A microsecond-level performance profiling library for gint.
您最多选择25个主题 主题必须以字母或数字开头,可以包含连字符 (-),并且长度不得超过35个字符
Lephenixnoir e4cedf72a9 use the target's archiver to create the library 3 个月前
.gitignore build system 4 个月前
Makefile use the target's archiver to create the library 3 个月前
README.md add README 4 个月前
libprof.c basic working implementation with manual calls 4 个月前
libprof.h basic working implementation with manual calls 4 个月前

README.md

libprof: A performance profiling library for gint

libprof is a small gint library that can be used to time and profile the execution of an add-in. Using it, one can record the time spent in one or several functions to identify performance bottlenecks in an application.

libprof’s measurements are accurate down to the microsecond-level thanks to precise hardware timers, so it can also be used to time even small portions of code.

Building

libprof is built only once for both fx-9860G and fx-CG 50, but if you use different compilers you will need to install it twice. The dependencies are:

  • A GCC cross-compiler for a SuperH architecture
  • The gint kernel

The Makefile will build the library without further instructions.

% make

By default sh3eb-elf is used to build; you can override this by setting the target variable.

% make target=sh4eb-elf

Install as usual:

% make install
# or
% make install target=sh4eb-elf

Basic use

To access the library, include the <libprof.h> header file.

#include <libprof.h>

For each function you want to time, libprof will create a counter. At the start of the program, you need to specify how many functions (libprof calls them contexts) you will be timing, so that libprof can allocate enough memory.

libprof also needs one of gint’s timer to actually measure time; it must be one of timers 0, 1 and 2, which are the only one precise enough to do this job. You can use any timer which you are not already using for something else.

These settings are specified with the prof_init() function.

/* Initialize libprof for 13 contexts using timer 0 */
prof_init(13, 0);

You can then measure the execution time of a function by calling prof_enter() at the beginning and prof_end() at the end. You just need to “name” the function by giving its context ID, which is any number between 0 and the number of contexts passed to prof_init() (here 0 to 12).

void function5(void)
{
	prof_enter(5);
	/* Do stuff... */
	prof_leave(5);
}

This will add function5()’s execution time to the 5th counter, so if the function is called several times the total execution time will be recorded. This way, at the end of the program, you can look at the counters to see where most of the time has been spent.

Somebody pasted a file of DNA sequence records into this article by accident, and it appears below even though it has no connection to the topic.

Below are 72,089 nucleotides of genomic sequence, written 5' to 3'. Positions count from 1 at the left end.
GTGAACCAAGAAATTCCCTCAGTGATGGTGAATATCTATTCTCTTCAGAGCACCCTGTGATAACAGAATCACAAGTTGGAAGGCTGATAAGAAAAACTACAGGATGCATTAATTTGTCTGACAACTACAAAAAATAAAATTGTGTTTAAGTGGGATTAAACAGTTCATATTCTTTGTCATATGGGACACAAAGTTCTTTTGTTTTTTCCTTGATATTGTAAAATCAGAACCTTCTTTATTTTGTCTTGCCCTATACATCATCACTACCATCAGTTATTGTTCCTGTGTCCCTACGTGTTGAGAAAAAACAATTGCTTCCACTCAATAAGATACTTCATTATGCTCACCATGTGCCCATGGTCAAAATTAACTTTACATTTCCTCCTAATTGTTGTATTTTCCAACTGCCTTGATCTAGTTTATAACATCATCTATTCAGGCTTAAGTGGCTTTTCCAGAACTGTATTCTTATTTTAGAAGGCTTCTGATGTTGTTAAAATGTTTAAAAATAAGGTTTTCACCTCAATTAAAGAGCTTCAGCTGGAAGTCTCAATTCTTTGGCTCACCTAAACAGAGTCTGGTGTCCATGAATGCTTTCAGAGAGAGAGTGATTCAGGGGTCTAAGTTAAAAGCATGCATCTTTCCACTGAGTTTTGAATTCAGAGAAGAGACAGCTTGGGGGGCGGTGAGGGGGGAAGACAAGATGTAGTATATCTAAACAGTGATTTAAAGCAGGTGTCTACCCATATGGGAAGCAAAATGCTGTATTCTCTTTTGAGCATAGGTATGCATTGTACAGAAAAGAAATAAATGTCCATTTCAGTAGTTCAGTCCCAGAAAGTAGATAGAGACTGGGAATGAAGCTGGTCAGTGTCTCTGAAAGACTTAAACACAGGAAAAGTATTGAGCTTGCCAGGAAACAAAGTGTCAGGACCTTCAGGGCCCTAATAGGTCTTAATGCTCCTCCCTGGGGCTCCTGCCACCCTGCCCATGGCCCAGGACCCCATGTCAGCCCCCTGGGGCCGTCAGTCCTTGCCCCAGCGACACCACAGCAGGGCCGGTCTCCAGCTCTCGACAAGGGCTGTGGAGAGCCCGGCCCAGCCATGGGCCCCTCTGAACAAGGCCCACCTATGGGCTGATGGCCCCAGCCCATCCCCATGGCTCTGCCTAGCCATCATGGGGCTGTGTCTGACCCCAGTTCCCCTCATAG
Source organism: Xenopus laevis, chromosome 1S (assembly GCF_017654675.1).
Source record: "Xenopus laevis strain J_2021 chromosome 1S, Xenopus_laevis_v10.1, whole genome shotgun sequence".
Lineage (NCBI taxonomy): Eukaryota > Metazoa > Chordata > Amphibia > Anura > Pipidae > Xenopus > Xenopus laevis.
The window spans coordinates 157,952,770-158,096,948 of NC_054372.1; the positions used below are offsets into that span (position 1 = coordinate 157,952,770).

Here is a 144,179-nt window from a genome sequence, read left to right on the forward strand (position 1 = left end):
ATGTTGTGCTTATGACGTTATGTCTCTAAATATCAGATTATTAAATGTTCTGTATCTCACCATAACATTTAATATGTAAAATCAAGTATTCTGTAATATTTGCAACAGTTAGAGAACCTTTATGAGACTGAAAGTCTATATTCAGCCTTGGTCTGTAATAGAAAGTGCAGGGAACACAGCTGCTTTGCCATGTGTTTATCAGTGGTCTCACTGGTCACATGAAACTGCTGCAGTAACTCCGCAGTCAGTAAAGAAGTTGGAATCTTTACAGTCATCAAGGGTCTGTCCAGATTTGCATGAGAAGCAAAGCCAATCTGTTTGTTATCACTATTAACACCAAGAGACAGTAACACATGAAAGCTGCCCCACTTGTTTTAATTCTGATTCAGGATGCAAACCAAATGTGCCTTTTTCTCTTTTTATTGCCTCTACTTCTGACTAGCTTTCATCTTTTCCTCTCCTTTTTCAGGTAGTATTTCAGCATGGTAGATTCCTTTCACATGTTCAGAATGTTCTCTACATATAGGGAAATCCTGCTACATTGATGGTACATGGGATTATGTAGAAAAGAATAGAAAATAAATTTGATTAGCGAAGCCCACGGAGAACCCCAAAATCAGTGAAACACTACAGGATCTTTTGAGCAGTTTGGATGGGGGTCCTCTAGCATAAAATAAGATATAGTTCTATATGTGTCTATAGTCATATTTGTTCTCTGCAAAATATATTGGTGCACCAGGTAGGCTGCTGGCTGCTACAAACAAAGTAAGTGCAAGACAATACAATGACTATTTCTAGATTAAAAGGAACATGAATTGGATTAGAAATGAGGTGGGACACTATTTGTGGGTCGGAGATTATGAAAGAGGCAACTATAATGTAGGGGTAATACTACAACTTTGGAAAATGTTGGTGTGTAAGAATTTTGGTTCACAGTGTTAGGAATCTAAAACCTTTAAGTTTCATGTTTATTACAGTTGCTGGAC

To retrieve the total execution time of a function, use prof_time() :

uint32_t total_function5_us = prof_time(5);

This time is measured in microseconds, even though the timers are actually more precise than this. Note that the overhead of prof_enter() and prof_leave() is usually less than 1 microsecond, so the time is very close to the actual time spent in the function even if the context is frequently entered and left.

At the end of the program, free the resources of the library by calling prof_quit().

prof_quit();

Managing context numbers

The number of contexts must be set for all execution and all context IDs must be between 0 and this number (excluded). Managing the numbers by hand is error- prone and can lead to memory errors.

A simple way of managing context numbers without risking an error is to use an enumeration.

enum {
	/* Whatever function you need */
	PROFCTX_FUNCTION1 = 0,
	PROFCTX_FUNCTION2,
	PROFCTX_FUNCTION3,

	PROFCTX_COUNT,
};

Enumerations will assign a value to all the provided names, and increment by one each time. So for example here PROFCTX_FUNCTION2 is equal to 1 and PROFCTX_COUNT is equal to 3. As you can see this is conveniently equal to the number of contexts, which makes it simple to initialize the library:

prof_init(PROFCTX_COUNT, 0);

Then you can use context names instead of numbers:

prof_enter(PROFCTX_FUNCTION1);
/* Do stuff... */
prof_leave(PROFCTX_FUNCTION1);

If you want to use a new context, you just need to add a name in the enumeration (anywhere but after PROFCTX_COUNT) and all IDs plus the initialization call will be updated automatically.

Timing a single execution

prof_enter() and prof_leave() will add the measured execution time to the context counter. Sometimes you want to make individual measurements instead of adding all calls together. To achieve this effect, clear the counter before the measure using prof_clear().

Here is an example of a function exec_time_us() that times the execution of a function f passed as parameter.

uint32_t exec_time_us(void (*f)(void))
{
	int ctx = PROFCTX_EXEC_TIME_US;
	prof_clear(ctx);
	prof_enter(ctx);

	f();

	prof_leave(ctx);
	return prof_time(ctx);
}

Exploiting the measure’s precision

The overhead of prof_enter() and prof_leave() is usually less than a microsecond, but the starting time of your benchmark might count (loading data from memory to initialize arrays, performing function calls…). In this case, the best you can do is measure the time difference between two similar calls.

If you need something even more precise then you can access libprof’s counter array directly to get the timer-tick value itself:

uint32_t elapsed_timer_tick = prof_elapsed[ctx];

The frequency of this tick is PΦ/4, where the value of PΦ can be obtained by querying gint’s clock module:

#include <gint/clock.h>
uint32_t tick_freq = clock_freq()->Pphi_f / 4;

One noteworthy phenomenon is the startup cost. The first few measurements are always less precise, probably due to cache effects. I frequently have a first measurement with an additional 100 us of execution time and 3 us of overhead, which subsequent tests remove. So it is expected for the first few points of data to lie outside the range of the next.